Cheap coffee, food makes Café Brazil ideal for all-nighters



By Clare Myers

Staff Writer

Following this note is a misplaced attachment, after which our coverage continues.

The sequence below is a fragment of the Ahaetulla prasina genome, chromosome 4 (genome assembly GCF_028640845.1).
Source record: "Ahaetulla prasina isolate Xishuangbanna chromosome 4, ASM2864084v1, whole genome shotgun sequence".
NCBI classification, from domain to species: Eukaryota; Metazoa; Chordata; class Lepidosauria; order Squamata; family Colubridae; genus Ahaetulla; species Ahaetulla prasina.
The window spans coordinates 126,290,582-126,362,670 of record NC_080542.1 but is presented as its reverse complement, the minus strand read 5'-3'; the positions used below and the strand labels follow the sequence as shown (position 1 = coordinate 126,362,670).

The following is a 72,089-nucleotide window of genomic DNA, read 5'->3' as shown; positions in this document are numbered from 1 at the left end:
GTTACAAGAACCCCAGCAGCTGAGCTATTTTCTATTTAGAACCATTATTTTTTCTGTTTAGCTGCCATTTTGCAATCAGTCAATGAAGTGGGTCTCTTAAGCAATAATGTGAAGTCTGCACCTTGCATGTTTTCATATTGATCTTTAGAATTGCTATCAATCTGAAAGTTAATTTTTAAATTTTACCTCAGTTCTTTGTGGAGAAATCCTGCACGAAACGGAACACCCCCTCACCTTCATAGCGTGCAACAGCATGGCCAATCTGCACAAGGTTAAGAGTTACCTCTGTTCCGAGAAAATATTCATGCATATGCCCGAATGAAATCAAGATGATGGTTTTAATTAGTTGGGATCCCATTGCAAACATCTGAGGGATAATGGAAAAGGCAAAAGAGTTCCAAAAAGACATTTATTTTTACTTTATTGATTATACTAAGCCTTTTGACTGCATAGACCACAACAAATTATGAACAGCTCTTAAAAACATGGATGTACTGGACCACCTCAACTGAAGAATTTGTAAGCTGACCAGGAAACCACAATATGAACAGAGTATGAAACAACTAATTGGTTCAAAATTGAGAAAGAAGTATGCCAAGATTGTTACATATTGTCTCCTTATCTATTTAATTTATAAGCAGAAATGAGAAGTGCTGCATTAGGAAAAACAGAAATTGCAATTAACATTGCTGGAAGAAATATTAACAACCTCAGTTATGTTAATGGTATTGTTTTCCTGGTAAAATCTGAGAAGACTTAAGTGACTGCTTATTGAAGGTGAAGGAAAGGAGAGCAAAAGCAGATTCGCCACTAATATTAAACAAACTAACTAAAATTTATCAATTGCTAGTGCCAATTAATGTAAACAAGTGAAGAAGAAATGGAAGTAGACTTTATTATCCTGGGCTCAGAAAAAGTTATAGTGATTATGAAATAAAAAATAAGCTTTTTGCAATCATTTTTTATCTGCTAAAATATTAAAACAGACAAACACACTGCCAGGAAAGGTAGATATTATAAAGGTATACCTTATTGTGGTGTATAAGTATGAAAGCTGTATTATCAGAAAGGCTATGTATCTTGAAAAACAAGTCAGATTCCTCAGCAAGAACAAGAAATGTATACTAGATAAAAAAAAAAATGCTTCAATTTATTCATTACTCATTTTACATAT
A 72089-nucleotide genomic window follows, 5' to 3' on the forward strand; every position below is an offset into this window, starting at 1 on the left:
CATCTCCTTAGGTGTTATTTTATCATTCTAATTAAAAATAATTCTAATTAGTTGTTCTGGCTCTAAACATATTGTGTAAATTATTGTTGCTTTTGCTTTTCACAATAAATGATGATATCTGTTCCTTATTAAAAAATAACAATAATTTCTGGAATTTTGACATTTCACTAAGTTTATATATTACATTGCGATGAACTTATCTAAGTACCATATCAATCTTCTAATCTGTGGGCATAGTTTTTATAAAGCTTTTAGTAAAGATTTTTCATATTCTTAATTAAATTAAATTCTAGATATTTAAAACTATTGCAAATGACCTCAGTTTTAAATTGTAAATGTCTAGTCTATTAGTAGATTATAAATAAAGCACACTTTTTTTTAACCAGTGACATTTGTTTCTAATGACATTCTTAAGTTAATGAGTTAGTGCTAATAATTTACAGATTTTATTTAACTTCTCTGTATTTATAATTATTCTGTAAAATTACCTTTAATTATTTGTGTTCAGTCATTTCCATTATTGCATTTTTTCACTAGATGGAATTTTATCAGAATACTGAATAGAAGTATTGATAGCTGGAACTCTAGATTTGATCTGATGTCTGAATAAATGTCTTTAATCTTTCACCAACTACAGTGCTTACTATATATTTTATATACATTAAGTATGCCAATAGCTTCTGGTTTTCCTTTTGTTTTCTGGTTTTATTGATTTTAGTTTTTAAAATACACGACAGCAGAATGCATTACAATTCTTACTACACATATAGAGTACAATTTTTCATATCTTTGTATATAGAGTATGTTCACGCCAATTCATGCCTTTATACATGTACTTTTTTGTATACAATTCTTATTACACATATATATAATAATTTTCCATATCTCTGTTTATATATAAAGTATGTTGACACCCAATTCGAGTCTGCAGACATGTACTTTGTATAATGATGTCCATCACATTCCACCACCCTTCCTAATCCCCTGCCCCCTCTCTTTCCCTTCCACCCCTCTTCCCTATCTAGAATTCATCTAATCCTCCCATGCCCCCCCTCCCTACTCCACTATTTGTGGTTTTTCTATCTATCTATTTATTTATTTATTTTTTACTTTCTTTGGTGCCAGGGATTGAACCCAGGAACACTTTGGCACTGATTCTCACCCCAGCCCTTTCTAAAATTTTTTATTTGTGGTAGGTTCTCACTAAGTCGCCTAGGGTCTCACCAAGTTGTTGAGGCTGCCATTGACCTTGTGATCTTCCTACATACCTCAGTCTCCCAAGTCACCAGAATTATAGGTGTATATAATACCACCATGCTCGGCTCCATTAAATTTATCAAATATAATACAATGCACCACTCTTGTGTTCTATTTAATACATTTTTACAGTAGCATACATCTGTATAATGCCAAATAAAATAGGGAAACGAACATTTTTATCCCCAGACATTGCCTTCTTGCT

It is getting to be that time of year again, when the homework starts piling up and deadlines start looming. But then again, it’s Charity Week. Who can focus on schoolwork when there are targets to be tracked down in KAOS and unsuspecting friends to be thrown in jail? I cannot advocate that anyone neglect classes during Charity Week, but it must be acknowledged that an all-nighter this Sunday is a very real possibility. For an all-nighter this week or any other, there are more options than camping out in Gorman. Sometimes it is easier to keep up energy and morale off-campus, especially after the Cap Bar closes. For those nights, I turn to Café Brazil. The franchise has 11 locations scattered across the DFW metroplex, each one with its own distinct character. Three locations (Cedar Springs, Richardson and University Park) are open 24/7, but several others are open 24 hours on the weekends. Although I have visited many of them, for this review I will focus on the University Park location, a small café with a patio area. To get straight to the point, Café Brazil offers bottomless coffee ($2.69). Yes, bottomless. There is a coffee bar in the corner with an array of rotating options. “B-52” and “African Blend” are usual suspects, often side-by-side with sweet-sounding brews such as “Caramel Macadamia Nut” and “Crème Brulee.” I have a soft spot for the “Bourbon Pecan,” a blend with notes of vanilla and butterscotch. A friend with a much lower tolerance for sweets prefers the “Brazil Select.” Café Brazil also has a wide variety of other coffee-based drinks and smoothies ($1.69-3.99), but I have never moved beyond the pure roasts. The coffee bar has two major selling points (besides the fact that it is cheap and bottomless): Customers can try a mug of any and every blend available, and the entire area is self-serve. This is a huge bonus for those 3 a.m. moments when caffeine becomes an absolute necessity and the wait staff is nowhere to be seen. The service is usually very good, as the servers are typically attentive and friendly. Although many patrons come for a meal, it is a popular spot to study for hours on end, so the staff is generally understanding toward students and will leave you to your work. That said, I have had a few experiences with waiters who disappeared for much too long. Overall, however, I have found the servers to be very competent. The menu at Café Brazil includes a full range of consistently tasty dishes to sustain an all-nighter, from salads and sandwiches ($6.59 for a “Spinach Salad” to $8.99 for a “Brazilian Beef Sandwich”) to entrees such as “Chicken Fried Steak” and “Coconut Chicken and Quinoa” ($9.99 each). One friend swears by the Monterey Jack-smothered “Migas” ($8.59), a satisfying chorizo and egg combination accompanied by warm tortillas and rosemary potatoes. The “Breakfast Relleno” ($8.99), a stuffed poblano pepper, is another popular choice. I love the “Veggie Crepes” ($8.99), a medley of vegetables topped with tomatillo sauce that is substantial without feeling heavy. Students in a mood for snacking will appreciate the “Chips and Salsa” ($3.99), a huge platter of tortilla chips that includes a free refill. Adding guacamole or queso is an extra $2.79. One downside to the University Park location is its lack of outlets. Only about a third of the tables are close enough to plug in a laptop, though the staff is very accommodating. The real disadvantage of this particular Café Brazil is its proximity to SMU. Late at night, the restaurant can sometimes be invaded by large groups of post-party college students. Though it may not be perfect, in my opinion, Café Brazil is one of the best places to study off-campus.



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